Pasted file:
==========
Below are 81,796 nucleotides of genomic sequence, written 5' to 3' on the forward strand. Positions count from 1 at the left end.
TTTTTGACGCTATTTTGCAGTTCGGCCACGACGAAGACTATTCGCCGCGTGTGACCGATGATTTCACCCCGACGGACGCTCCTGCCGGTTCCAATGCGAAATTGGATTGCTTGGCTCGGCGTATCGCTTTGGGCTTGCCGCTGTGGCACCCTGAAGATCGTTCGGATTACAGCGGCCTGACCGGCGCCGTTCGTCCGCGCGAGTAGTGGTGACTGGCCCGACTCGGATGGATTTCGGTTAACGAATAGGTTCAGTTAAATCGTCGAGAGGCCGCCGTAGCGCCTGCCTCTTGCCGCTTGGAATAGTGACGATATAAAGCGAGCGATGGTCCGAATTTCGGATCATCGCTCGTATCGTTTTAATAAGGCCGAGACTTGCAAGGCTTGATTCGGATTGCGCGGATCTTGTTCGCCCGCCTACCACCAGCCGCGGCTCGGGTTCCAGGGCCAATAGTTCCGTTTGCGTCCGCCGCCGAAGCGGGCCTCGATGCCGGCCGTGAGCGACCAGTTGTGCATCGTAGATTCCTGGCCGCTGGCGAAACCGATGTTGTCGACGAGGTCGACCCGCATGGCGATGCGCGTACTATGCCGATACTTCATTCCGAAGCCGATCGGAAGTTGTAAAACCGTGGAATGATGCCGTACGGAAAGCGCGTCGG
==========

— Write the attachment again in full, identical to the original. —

Below are 81,796 nucleotides of genomic sequence, written 5' to 3' on the forward strand. Positions count from 1 at the left end.
TTTTTGACGCTATTTTGCAGTTCGGCCACGACGAAGACTATTCGCCGCGTGTGACCGATGATTTCACCCCGACGGACGCTCCTGCCGGTTCCAATGCGAAATTGGATTGCTTGGCTCGGCGTATCGCTTTGGGCTTGCCGCTGTGGCACCCTGAAGATCGTTCGGATTACAGCGGCCTGACCGGCGCCGTTCGTCCGCGCGAGTAGTGGTGACTGGCCCGACTCGGATGGATTTCGGTTAACGAATAGGTTCAGTTAAATCGTCGAGAGGCCGCCGTAGCGCCTGCCTCTTGCCGCTTGGAATAGTGACGATATAAAGCGAGCGATGGTCCGAATTTCGGATCATCGCTCGTATCGTTTTAATAAGGCCGAGACTTGCAAGGCTTGATTCGGATTGCGCGGATCTTGTTCGCCCGCCTACCACCAGCCGCGGCTCGGGTTCCAGGGCCAATAGTTCCGTTTGCGTCCGCCGCCGAAGCGGGCCTCGATGCCGGCCGTGAGCGACCAGTTGTGCATCGTAGATTCCTGGCCGCTGGCGAAACCGATGTTGTCGACGAGGTCGACCCGCATGGCGATGCGCGTACTATGCCGATACTTCATTCCGAAGCCGATCGGAAGTTGTAAAACCGTGGAATGATGCCGTACGGAAAGCGCGTCGG